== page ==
3 Things 7-5
07/05/2021 Although MAS is a financial services company, not everything published herein will be about numbers or investing. But no matter the topic, we hope for three things: 1) That you find the time you spend engaged worthwhile. 2) That you’ll reach out to us for help in any of our areas of expertise if something we discuss creates an urging in you to do so. 3) That you’ll share this with somebody new each time you read it. Thing One It's Really Not For You Well, maybe it is in a way since it may give you some peace of mind while you’re living, but it’s really about peace of mind and security for the people you leave behind. What is it, you ask? Life insurance. Here are a few facts compiled by LIMRA:
Roughly 54% of the population has some kind of life insurance.
Out of the 6850 people that die every day, 3292 die without any life insurance at all.
Another 1445 die without adequate insurance by their own admission.
So, 48% of people who die every day leave no life insurance benefits behind and another 21% don’t leave enough.”
As for how much life insurance you need, there are many ways to calculate that. You can take your income and multiply it by 10, or 17, or whatever number you choose. Or you can use some other method, but at least take the time to consider whether you need some and then get what you can – even if what you can afford is less than what you “need” according to some formula. The people that you leave behind will appreciate it. If you need help with the considerations or with getting a policy put into effect, let us know.
Thing Two Free To Interpret In the spirit of the patriotism that is inspired in me by our country’s birthday, I’d like to share with you my response to a question posed to me several years ago when a certain interpretation of the 3rd verse of the Star-Spangled Banner became the impetus for protests and a call for its removal as our national anthem. A friend of mine (nicknamed Rap) posed the following question: “Wow, is it time for a new national anthem?”. My response was a terse, no. My then asked friend asked me to explain. Below is what I said: “Well Rap, this is just my opinion so it’s only worth around 1/314 millionth in the scheme of things, but since you asked, here it is. When I was in elementary school (I’m not sure which grade), I remember a teacher going through the Star-Spangled Banner line by line and telling us what it meant to her. I remember how excited and proud she seemed as she explained it and I remember how inspired I was by her interpretation. From that moment on, I pretty much adopted her interpretation as my own. As for Francis Scott Key being pro-slavery, it was a different time, man. There was an industry devoted to the buying, selling, and trading of black people. It should go without saying that that industry was immoral and that it not only did great harm to the enslaved but also to their descendants for many, many generations. But none of us should forget that there were pro-slavery blacks in Africa at that time as well who were critical to the industry’s success. It is a little-known fact that the white slavers raids portrayed in movies about that time were often actually black-on-black crimes where the warring tribes of West Africa captured their enemies and sold them to the Europeans. So for me, FSK being pro-slavery at that time doesn’t make the words he used in his song to describe the Battle of Baltimore any less inspiring. Nor do the supposed facts about the third verse pointed out by the author in the article you posted. According to him the “hirelings” and “slave” references were about black people. But that is only one interpretation. Others interpret hirelings to mean the German Hessians who served as British mercenaries while they interpret “slave” as a reference to the British practice of capturing American seamen and forcing them into service on British man-of-war ships. Now to the probable inspiration for your post, Mr. Kaepernick. Based on how I feel about our country and the various symbols that have come to represent it, I would never, ever behave like he has chosen to. But I hope he (and whomever else feels the need to express themselves in a similar fashion) always can, whenever they choose to do so because it means we’re all still free. Not perfect, by any stretch, but free.” In the few years that have passed since I wrote that reply, it has become clear to me that I can now substitute many names for the football player who came to symbolize the issue back then. In any case, the sentiment I expressed endures for me - just as America has for 245 years now. Here’s hoping it endures for another 245.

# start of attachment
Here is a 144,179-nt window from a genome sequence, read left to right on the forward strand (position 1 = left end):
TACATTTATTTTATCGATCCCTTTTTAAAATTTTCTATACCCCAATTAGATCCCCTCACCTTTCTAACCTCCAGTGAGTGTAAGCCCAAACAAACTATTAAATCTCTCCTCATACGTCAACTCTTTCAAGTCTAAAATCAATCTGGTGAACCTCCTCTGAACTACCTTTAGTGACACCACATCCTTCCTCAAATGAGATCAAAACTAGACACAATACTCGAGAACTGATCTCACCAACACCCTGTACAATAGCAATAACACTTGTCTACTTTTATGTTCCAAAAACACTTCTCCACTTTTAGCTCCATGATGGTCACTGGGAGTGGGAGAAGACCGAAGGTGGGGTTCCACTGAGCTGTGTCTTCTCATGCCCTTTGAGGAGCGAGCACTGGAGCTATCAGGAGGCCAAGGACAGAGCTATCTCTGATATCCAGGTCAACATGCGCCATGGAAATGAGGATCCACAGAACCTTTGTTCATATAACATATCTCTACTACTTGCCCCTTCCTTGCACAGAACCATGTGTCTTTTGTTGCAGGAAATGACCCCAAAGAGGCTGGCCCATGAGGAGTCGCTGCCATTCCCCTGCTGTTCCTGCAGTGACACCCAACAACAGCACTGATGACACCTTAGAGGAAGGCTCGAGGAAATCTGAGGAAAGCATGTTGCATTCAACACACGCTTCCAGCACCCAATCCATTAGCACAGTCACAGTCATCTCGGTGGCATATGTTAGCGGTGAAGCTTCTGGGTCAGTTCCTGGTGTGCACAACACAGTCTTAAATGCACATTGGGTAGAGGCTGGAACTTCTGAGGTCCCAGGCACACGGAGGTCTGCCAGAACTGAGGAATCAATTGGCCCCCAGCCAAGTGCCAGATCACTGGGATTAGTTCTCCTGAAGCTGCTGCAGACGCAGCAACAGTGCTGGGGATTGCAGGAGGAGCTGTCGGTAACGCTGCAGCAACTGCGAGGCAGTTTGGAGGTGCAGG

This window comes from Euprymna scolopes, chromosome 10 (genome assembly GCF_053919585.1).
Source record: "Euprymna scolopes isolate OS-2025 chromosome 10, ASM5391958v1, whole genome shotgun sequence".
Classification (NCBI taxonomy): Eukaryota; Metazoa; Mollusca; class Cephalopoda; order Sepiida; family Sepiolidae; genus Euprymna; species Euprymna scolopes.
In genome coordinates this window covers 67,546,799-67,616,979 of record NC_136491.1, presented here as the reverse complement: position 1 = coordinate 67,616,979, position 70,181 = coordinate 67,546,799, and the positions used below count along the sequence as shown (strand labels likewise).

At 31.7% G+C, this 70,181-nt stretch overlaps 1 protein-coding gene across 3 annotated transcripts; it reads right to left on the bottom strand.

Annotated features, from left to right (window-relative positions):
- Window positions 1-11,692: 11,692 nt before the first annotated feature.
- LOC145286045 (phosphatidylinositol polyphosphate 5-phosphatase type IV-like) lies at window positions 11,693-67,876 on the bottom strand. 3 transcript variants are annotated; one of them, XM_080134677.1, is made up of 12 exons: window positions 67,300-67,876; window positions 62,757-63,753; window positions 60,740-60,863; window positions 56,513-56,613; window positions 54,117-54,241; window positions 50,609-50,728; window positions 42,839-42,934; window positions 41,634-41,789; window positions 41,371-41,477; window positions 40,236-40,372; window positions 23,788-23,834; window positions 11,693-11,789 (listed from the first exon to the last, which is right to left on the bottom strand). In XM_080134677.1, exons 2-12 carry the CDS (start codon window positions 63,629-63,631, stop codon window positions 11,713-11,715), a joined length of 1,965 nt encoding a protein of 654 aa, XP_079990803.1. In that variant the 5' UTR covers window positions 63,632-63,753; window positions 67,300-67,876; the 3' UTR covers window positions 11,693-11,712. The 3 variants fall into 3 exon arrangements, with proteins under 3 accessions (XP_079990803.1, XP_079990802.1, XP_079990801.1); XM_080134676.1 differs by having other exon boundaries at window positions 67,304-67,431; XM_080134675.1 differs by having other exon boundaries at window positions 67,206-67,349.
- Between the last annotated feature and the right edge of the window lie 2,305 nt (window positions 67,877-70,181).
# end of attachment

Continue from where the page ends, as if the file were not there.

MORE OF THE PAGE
Thing Three Just A Thought "We must be free not because we claim freedom, but because we practice it." - William Faulkner